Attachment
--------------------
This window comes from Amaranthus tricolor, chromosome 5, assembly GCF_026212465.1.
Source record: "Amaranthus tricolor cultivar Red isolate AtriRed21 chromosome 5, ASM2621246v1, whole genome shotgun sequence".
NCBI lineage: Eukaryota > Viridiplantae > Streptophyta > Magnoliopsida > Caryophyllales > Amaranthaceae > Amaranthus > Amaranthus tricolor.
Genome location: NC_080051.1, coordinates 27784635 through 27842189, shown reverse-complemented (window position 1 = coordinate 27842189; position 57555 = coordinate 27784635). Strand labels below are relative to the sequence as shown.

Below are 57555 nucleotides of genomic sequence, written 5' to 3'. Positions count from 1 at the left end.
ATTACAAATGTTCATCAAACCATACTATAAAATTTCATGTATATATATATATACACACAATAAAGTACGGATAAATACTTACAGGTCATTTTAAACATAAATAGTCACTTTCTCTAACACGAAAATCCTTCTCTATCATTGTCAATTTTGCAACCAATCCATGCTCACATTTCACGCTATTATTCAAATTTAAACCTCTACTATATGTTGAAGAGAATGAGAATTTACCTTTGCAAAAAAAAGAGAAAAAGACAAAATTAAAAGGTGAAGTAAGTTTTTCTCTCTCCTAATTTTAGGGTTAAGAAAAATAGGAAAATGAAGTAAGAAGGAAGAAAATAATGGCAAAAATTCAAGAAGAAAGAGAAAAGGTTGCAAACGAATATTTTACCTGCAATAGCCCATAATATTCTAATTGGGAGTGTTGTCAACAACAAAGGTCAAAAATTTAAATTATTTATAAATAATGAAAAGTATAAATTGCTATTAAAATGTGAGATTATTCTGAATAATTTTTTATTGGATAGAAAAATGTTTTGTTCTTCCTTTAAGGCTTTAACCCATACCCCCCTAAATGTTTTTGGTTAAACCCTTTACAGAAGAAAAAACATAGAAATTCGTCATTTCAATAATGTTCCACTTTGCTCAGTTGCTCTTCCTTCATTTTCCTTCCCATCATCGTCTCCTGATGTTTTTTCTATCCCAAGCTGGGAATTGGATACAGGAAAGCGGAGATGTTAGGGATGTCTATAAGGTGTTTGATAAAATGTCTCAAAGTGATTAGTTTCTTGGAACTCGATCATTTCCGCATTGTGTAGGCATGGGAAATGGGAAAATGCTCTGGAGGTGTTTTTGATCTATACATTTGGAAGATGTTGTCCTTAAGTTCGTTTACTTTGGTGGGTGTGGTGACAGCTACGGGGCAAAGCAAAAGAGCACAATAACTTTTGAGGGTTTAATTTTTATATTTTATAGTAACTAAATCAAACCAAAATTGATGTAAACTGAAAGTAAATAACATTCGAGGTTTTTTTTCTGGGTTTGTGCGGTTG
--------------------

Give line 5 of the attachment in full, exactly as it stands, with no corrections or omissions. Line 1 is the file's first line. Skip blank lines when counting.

Below are 57555 nucleotides of genomic sequence, written 5' to 3'. Positions count from 1 at the left end.